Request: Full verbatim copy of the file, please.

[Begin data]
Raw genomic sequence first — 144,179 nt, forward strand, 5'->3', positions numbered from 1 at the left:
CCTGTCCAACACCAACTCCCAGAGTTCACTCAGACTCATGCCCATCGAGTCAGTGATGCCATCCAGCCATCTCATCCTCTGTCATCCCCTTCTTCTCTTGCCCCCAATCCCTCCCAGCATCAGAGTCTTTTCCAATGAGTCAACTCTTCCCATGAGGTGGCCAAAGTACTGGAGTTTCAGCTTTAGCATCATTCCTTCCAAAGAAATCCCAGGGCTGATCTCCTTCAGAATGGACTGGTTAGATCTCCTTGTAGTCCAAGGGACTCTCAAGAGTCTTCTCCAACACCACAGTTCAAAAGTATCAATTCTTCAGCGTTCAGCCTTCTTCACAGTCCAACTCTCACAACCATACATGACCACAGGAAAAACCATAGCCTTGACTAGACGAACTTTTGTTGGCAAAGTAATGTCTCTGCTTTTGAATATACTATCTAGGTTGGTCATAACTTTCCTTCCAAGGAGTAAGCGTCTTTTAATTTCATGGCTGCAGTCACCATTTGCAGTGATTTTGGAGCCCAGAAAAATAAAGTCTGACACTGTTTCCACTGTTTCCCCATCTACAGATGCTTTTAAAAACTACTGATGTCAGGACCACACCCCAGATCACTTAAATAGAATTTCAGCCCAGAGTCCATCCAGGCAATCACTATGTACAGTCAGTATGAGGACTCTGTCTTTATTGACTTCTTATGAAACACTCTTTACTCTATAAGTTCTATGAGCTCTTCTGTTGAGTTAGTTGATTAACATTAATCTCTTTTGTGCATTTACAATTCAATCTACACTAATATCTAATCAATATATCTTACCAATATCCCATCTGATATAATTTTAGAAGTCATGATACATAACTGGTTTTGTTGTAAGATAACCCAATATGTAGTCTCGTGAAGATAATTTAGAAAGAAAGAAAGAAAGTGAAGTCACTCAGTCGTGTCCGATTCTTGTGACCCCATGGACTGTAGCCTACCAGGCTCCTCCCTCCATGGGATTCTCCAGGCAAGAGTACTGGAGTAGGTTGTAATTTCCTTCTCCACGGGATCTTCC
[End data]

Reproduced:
Raw genomic sequence first — 144,179 nt, forward strand, 5'->3', positions numbered from 1 at the left:
CCTGTCCAACACCAACTCCCAGAGTTCACTCAGACTCATGCCCATCGAGTCAGTGATGCCATCCAGCCATCTCATCCTCTGTCATCCCCTTCTTCTCTTGCCCCCAATCCCTCCCAGCATCAGAGTCTTTTCCAATGAGTCAACTCTTCCCATGAGGTGGCCAAAGTACTGGAGTTTCAGCTTTAGCATCATTCCTTCCAAAGAAATCCCAGGGCTGATCTCCTTCAGAATGGACTGGTTAGATCTCCTTGTAGTCCAAGGGACTCTCAAGAGTCTTCTCCAACACCACAGTTCAAAAGTATCAATTCTTCAGCGTTCAGCCTTCTTCACAGTCCAACTCTCACAACCATACATGACCACAGGAAAAACCATAGCCTTGACTAGACGAACTTTTGTTGGCAAAGTAATGTCTCTGCTTTTGAATATACTATCTAGGTTGGTCATAACTTTCCTTCCAAGGAGTAAGCGTCTTTTAATTTCATGGCTGCAGTCACCATTTGCAGTGATTTTGGAGCCCAGAAAAATAAAGTCTGACACTGTTTCCACTGTTTCCCCATCTACAGATGCTTTTAAAAACTACTGATGTCAGGACCACACCCCAGATCACTTAAATAGAATTTCAGCCCAGAGTCCATCCAGGCAATCACTATGTACAGTCAGTATGAGGACTCTGTCTTTATTGACTTCTTATGAAACACTCTTTACTCTATAAGTTCTATGAGCTCTTCTGTTGAGTTAGTTGATTAACATTAATCTCTTTTGTGCATTTACAATTCAATCTACACTAATATCTAATCAATATATCTTACCAATATCCCATCTGATATAATTTTAGAAGTCATGATACATAACTGGTTTTGTTGTAAGATAACCCAATATGTAGTCTCGTGAAGATAATTTAGAAAGAAAGAAAGAAAGTGAAGTCACTCAGTCGTGTCCGATTCTTGTGACCCCATGGACTGTAGCCTACCAGGCTCCTCCCTCCATGGGATTCTCCAGGCAAGAGTACTGGAGTAGGTTGTAATTTCCTTCTCCACGGGATCTTCC